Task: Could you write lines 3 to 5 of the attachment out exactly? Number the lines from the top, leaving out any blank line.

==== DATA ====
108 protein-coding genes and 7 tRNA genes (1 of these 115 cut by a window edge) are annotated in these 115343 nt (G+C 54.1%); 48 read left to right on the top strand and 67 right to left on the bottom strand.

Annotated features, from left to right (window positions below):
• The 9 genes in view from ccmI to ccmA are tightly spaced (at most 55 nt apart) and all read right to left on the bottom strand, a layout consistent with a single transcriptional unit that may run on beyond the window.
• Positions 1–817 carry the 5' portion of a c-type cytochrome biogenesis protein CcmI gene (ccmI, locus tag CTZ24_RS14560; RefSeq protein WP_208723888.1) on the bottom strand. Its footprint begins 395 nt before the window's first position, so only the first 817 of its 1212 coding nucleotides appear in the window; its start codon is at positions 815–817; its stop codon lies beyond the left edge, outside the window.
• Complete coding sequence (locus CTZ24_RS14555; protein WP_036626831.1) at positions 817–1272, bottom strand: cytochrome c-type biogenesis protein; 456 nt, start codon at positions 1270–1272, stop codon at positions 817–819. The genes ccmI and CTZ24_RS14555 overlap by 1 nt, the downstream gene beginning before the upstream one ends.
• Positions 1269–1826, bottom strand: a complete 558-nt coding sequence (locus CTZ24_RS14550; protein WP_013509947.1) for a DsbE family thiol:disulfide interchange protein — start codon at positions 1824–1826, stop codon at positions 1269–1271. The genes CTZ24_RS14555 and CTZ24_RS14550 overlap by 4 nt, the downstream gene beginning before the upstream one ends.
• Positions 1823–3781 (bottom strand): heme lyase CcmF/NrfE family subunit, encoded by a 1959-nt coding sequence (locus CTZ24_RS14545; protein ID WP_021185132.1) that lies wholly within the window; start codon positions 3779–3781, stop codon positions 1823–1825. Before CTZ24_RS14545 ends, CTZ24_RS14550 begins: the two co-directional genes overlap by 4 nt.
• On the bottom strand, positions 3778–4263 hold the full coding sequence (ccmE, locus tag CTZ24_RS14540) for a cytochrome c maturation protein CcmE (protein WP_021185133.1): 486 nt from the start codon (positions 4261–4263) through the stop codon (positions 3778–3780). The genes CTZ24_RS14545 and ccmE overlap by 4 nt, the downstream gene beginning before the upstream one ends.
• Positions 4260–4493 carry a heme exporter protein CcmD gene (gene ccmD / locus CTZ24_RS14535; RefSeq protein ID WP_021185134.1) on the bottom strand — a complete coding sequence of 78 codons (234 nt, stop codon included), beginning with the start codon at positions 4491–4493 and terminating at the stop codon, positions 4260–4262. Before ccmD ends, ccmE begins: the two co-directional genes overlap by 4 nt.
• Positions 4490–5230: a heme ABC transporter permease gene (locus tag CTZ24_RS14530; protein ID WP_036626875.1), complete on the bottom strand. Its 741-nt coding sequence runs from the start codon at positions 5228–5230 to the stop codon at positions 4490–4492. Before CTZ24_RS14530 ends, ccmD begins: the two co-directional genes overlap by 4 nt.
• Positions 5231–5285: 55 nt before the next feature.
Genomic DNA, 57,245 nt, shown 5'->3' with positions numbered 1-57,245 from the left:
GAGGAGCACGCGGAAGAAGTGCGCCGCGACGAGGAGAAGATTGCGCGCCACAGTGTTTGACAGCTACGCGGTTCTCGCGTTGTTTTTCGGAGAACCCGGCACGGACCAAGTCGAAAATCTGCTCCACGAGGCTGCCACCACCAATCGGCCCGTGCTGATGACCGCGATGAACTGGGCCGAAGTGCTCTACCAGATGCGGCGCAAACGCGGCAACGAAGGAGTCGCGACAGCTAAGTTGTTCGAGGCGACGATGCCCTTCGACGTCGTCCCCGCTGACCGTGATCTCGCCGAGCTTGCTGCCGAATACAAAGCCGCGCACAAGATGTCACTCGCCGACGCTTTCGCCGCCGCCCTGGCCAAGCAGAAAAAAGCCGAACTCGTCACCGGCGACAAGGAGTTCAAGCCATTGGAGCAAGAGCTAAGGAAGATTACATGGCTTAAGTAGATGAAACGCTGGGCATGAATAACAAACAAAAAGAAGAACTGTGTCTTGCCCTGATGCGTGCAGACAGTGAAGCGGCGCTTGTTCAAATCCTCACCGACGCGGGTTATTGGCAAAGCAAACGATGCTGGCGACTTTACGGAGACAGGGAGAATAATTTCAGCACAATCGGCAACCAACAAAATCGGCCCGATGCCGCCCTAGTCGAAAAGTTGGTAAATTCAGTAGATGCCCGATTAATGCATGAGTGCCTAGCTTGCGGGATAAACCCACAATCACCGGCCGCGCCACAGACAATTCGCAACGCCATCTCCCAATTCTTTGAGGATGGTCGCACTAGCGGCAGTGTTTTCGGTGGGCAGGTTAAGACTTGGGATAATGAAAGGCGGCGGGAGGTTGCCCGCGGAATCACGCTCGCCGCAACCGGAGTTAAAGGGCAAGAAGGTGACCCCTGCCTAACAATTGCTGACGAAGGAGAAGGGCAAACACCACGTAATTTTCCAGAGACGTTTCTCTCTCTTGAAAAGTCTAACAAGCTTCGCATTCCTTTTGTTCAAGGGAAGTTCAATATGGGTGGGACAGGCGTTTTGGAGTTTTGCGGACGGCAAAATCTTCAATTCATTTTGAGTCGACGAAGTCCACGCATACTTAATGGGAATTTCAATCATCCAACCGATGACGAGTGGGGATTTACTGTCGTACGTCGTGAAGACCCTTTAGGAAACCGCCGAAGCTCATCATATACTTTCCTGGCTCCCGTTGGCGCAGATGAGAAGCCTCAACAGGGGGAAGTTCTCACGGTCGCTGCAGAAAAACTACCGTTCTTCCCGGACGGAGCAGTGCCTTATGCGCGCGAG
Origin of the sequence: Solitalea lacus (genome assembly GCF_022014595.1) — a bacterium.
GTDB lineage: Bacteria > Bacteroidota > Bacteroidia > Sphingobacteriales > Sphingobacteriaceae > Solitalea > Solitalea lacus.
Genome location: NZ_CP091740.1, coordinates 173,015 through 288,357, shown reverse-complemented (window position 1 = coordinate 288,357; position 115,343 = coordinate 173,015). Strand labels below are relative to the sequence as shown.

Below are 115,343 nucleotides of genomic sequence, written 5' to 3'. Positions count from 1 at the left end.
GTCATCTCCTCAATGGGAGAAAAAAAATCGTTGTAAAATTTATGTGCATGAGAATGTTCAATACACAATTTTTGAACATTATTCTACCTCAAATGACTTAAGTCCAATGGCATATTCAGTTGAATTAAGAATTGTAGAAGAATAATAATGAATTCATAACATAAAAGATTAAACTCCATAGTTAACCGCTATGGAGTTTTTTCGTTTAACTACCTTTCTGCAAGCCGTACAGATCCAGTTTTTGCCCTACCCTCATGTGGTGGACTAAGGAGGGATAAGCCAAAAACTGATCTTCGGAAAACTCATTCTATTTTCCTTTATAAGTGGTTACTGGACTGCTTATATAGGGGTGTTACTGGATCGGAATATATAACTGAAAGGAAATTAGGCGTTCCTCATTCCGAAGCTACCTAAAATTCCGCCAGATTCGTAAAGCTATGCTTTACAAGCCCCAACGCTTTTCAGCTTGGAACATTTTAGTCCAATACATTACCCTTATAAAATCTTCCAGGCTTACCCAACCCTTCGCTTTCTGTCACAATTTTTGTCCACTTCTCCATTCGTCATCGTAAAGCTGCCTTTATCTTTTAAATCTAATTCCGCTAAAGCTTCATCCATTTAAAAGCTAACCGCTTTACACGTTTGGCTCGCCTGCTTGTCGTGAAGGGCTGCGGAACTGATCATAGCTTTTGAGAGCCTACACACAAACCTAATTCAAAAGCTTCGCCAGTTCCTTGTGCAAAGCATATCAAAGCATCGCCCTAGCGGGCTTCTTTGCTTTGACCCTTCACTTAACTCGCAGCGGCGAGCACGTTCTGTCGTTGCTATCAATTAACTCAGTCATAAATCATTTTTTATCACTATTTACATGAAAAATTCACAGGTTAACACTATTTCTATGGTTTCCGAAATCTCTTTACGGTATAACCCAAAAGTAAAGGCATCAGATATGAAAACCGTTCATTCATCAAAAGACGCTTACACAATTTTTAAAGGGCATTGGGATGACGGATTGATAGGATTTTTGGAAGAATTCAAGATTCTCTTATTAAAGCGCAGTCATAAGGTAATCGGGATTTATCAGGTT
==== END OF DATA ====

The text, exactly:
• The 9 genes in view from ccmI to ccmA are tightly spaced (at most 55 nt apart) and all read right to left on the bottom strand, a layout consistent with a single transcriptional unit that may run on beyond the window.
• Positions 1–817 carry the 5' portion of a c-type cytochrome biogenesis protein CcmI gene (ccmI, locus tag CTZ24_RS14560; RefSeq protein WP_208723888.1) on the bottom strand. Its footprint begins 395 nt before the window's first position, so only the first 817 of its 1212 coding nucleotides appear in the window; its start codon is at positions 815–817; its stop codon lies beyond the left edge, outside the window.
• Complete coding sequence (locus CTZ24_RS14555; protein WP_036626831.1) at positions 817–1272, bottom strand: cytochrome c-type biogenesis protein; 456 nt, start codon at positions 1270–1272, stop codon at positions 817–819. The genes ccmI and CTZ24_RS14555 overlap by 1 nt, the downstream gene beginning before the upstream one ends.